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Partner Blog Post: Mental Health Needs in a Pandemic: Resources for our Students
"In the past, schools would simply be expected to do more with fewer resources. But we now have a unique opportunity to build a system that is more responsive and in line with student and staff needs."
By L. Earl Franks, Executive Director of National Association for Elementary School Principals, and Richard M. Long, Executive Director of Learning First Alliance
Public schools are facing their biggest challenge: Educating students during a worldwide health pandemic. Public schools have always strived to be a safe haven for all students, a shelter for our most disadvantaged students, and a place for nurture, love and learning. As school this year unfolds—virtually and in-person—the only thing we know for sure is uncertainty.
Uncertainty breeds anxiety and depression. Even before the COVID-19 pandemic, suicides, depression and anxiety, and opioid use were rising among adolescents and young people in this country. Now, thousands of children and adults have lost loved ones, seen caregivers lose jobs, suffered from abuse, or are struggling to cope with the myriad of uncertainties as school buildings attempt to reopen.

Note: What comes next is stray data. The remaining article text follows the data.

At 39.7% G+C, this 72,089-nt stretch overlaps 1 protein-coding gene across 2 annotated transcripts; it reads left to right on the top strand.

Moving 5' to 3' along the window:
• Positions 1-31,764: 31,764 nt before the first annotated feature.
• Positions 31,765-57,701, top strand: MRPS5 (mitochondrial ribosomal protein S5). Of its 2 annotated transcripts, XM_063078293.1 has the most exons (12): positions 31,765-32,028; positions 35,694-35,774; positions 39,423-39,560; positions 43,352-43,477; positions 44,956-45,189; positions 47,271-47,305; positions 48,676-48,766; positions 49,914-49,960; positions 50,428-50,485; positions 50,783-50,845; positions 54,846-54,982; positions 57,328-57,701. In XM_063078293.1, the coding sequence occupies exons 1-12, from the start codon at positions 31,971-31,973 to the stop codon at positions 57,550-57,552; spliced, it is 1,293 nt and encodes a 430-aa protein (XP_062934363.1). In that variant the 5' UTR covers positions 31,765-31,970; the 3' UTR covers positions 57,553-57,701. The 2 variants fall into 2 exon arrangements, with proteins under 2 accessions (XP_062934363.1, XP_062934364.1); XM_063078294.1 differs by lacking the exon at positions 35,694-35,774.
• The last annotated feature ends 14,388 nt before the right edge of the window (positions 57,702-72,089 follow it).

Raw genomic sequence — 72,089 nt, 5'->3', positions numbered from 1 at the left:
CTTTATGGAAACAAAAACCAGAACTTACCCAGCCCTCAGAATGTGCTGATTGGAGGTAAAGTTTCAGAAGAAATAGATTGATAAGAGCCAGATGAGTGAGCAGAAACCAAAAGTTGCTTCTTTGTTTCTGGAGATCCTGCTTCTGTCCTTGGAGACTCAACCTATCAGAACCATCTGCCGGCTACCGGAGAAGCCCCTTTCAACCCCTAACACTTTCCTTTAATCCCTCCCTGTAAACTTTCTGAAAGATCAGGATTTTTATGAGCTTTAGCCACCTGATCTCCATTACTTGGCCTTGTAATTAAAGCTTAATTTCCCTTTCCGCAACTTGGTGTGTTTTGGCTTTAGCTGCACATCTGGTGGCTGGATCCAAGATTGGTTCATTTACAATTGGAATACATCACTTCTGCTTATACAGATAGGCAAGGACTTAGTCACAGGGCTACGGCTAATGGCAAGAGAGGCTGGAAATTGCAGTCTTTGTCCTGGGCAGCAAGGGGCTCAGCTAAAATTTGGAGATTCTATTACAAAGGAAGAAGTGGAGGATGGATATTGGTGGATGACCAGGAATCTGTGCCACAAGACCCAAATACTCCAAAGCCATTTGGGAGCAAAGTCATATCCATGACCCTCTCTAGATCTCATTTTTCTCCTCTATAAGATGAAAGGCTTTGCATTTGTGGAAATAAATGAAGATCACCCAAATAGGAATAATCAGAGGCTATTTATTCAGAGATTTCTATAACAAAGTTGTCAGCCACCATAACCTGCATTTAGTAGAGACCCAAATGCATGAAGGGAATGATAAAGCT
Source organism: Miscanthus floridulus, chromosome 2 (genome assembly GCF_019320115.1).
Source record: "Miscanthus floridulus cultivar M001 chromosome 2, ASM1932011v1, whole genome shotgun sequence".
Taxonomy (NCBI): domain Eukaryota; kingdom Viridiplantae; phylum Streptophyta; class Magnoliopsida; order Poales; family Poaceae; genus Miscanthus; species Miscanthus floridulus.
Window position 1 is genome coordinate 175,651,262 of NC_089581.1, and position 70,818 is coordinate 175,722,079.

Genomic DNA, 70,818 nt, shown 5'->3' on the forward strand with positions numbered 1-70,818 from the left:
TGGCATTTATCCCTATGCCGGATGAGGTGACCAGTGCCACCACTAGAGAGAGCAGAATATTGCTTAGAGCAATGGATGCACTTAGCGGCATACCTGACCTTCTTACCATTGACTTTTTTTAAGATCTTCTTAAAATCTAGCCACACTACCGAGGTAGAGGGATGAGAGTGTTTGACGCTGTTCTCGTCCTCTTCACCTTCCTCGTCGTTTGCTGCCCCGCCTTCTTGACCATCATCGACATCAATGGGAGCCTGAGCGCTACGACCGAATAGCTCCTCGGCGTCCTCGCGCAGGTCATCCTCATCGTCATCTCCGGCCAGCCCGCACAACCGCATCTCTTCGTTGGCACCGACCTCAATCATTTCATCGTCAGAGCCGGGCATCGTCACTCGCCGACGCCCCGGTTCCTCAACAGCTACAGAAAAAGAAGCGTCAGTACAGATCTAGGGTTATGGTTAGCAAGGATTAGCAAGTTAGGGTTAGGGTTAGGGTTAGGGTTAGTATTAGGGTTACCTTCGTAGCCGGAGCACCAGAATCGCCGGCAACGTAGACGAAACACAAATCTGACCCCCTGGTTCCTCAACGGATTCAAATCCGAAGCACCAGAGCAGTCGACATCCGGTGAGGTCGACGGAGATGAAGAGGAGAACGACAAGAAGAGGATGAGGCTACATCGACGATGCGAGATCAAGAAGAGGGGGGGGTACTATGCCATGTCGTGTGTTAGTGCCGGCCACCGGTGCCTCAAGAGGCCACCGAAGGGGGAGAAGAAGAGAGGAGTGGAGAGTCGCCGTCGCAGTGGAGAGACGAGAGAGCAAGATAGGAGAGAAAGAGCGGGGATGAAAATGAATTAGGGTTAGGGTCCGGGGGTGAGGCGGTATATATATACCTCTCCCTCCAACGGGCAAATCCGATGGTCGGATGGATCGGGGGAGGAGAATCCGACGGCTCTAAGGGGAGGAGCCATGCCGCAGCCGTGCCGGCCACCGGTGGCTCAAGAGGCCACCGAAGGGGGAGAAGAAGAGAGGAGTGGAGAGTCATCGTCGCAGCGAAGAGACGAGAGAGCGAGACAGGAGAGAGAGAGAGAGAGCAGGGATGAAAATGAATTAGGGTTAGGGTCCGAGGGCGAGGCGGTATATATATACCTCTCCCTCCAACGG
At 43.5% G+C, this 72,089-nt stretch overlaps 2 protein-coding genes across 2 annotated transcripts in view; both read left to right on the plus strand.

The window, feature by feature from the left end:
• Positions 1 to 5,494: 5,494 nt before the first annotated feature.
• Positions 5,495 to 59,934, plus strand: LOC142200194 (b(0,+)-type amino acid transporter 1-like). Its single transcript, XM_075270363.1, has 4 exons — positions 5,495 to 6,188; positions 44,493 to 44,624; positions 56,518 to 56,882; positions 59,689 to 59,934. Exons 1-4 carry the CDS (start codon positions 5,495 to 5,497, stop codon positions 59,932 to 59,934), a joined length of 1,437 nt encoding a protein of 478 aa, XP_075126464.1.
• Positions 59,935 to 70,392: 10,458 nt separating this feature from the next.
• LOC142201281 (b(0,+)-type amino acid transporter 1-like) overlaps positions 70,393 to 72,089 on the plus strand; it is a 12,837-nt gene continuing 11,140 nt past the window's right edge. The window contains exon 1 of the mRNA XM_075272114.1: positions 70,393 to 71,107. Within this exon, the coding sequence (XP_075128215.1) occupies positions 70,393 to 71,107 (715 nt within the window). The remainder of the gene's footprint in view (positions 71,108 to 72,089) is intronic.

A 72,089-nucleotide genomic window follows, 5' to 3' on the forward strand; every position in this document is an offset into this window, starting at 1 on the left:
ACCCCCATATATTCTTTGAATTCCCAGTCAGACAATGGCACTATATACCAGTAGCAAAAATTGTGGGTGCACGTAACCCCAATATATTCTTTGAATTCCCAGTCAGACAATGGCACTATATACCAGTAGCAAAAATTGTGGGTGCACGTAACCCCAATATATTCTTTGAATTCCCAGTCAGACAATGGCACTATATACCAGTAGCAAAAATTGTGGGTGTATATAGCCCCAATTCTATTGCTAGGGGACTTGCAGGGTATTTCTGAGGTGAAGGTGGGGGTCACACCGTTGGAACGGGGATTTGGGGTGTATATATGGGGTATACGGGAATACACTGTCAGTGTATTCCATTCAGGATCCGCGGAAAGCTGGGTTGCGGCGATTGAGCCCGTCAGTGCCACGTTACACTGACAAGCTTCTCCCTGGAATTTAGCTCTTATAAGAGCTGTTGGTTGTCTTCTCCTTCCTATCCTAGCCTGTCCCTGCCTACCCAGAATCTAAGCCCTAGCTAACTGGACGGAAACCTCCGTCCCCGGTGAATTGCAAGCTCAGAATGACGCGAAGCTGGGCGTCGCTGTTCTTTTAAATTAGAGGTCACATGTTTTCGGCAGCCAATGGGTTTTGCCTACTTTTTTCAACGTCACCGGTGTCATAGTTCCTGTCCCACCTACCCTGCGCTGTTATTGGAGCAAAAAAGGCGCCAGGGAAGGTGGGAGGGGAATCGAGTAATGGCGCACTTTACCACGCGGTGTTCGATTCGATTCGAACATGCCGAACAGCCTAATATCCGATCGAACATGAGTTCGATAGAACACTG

In the past, schools would simply be expected to do more with fewer resources. But we now have a unique opportunity to build a system that is more responsive and in line with student and staff needs.
We propose a three-part strategy.
All of this takes money, time, and human resources. Hiring new mental health workers and training teachers as mental health advocates will require more money to cover these costs. But we must also think of the long-term: We simply need more professionals to become counselors, social workers, and school psychologists. This will take time, money, for K-12 schools to be able to hire the professionals their students need.
What else needs to be changed? The public’s expectations for academic achievement needs to (took out: to be tempered with) include the understanding that to get the results we want, we have to invest in social and emotional learning supports.
Without these social and emotional learning supports, we know what will happen in school year 2020-21: Anxiety and stress will kill the ability to learn. We can’t afford to let uncertainty steal our most valuable resource--our children and their futures. We can help students to adapt, learn, and become resilient. This doesn’t happen automatically; it happens with the right interventions at the right times by the right people who are working collaboratively.